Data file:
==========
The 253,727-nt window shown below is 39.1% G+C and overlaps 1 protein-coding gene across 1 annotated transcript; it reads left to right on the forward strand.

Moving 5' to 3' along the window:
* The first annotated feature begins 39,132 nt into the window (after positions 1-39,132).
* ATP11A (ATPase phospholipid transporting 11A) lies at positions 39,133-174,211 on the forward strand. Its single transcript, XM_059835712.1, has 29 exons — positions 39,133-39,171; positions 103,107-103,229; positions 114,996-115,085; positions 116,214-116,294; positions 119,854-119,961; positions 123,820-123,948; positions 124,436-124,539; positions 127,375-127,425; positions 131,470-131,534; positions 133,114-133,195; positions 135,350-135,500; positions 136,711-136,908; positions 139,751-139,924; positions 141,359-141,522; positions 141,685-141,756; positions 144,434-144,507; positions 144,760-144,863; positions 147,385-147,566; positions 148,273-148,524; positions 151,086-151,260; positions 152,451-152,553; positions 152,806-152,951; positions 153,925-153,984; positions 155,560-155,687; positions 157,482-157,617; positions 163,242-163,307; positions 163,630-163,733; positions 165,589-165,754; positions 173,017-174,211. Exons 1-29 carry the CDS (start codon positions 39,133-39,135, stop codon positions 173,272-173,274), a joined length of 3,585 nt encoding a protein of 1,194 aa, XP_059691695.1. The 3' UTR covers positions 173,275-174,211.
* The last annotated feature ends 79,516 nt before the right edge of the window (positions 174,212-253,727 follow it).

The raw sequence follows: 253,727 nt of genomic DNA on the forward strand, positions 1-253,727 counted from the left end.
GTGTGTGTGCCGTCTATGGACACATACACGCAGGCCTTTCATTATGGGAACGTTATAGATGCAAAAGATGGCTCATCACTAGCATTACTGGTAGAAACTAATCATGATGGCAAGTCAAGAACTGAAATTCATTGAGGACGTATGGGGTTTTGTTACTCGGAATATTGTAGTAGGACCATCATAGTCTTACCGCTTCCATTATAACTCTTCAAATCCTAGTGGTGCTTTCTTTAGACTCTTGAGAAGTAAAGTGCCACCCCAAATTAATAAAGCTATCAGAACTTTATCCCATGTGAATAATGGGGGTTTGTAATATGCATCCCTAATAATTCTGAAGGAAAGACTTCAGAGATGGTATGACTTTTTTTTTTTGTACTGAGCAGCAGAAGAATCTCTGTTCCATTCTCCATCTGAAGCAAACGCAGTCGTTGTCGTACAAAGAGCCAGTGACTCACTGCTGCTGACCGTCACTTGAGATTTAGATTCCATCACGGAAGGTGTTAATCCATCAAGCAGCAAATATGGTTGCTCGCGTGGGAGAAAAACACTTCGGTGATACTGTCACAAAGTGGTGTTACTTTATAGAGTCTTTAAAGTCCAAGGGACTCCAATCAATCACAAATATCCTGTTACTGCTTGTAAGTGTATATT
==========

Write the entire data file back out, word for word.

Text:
The 253,727-nt window shown below is 39.1% G+C and overlaps 1 protein-coding gene across 1 annotated transcript; it reads left to right on the forward strand.

Moving 5' to 3' along the window:
* The first annotated feature begins 39,132 nt into the window (after positions 1-39,132).
* ATP11A (ATPase phospholipid transporting 11A) lies at positions 39,133-174,211 on the forward strand. Its single transcript, XM_059835712.1, has 29 exons — positions 39,133-39,171; positions 103,107-103,229; positions 114,996-115,085; positions 116,214-116,294; positions 119,854-119,961; positions 123,820-123,948; positions 124,436-124,539; positions 127,375-127,425; positions 131,470-131,534; positions 133,114-133,195; positions 135,350-135,500; positions 136,711-136,908; positions 139,751-139,924; positions 141,359-141,522; positions 141,685-141,756; positions 144,434-144,507; positions 144,760-144,863; positions 147,385-147,566; positions 148,273-148,524; positions 151,086-151,260; positions 152,451-152,553; positions 152,806-152,951; positions 153,925-153,984; positions 155,560-155,687; positions 157,482-157,617; positions 163,242-163,307; positions 163,630-163,733; positions 165,589-165,754; positions 173,017-174,211. Exons 1-29 carry the CDS (start codon positions 39,133-39,135, stop codon positions 173,272-173,274), a joined length of 3,585 nt encoding a protein of 1,194 aa, XP_059691695.1. The 3' UTR covers positions 173,275-174,211.
* The last annotated feature ends 79,516 nt before the right edge of the window (positions 174,212-253,727 follow it).

The raw sequence follows: 253,727 nt of genomic DNA on the forward strand, positions 1-253,727 counted from the left end.
GTGTGTGTGCCGTCTATGGACACATACACGCAGGCCTTTCATTATGGGAACGTTATAGATGCAAAAGATGGCTCATCACTAGCATTACTGGTAGAAACTAATCATGATGGCAAGTCAAGAACTGAAATTCATTGAGGACGTATGGGGTTTTGTTACTCGGAATATTGTAGTAGGACCATCATAGTCTTACCGCTTCCATTATAACTCTTCAAATCCTAGTGGTGCTTTCTTTAGACTCTTGAGAAGTAAAGTGCCACCCCAAATTAATAAAGCTATCAGAACTTTATCCCATGTGAATAATGGGGGTTTGTAATATGCATCCCTAATAATTCTGAAGGAAAGACTTCAGAGATGGTATGACTTTTTTTTTTTGTACTGAGCAGCAGAAGAATCTCTGTTCCATTCTCCATCTGAAGCAAACGCAGTCGTTGTCGTACAAAGAGCCAGTGACTCACTGCTGCTGACCGTCACTTGAGATTTAGATTCCATCACGGAAGGTGTTAATCCATCAAGCAGCAAATATGGTTGCTCGCGTGGGAGAAAAACACTTCGGTGATACTGTCACAAAGTGGTGTTACTTTATAGAGTCTTTAAAGTCCAAGGGACTCCAATCAATCACAAATATCCTGTTACTGCTTGTAAGTGTATATT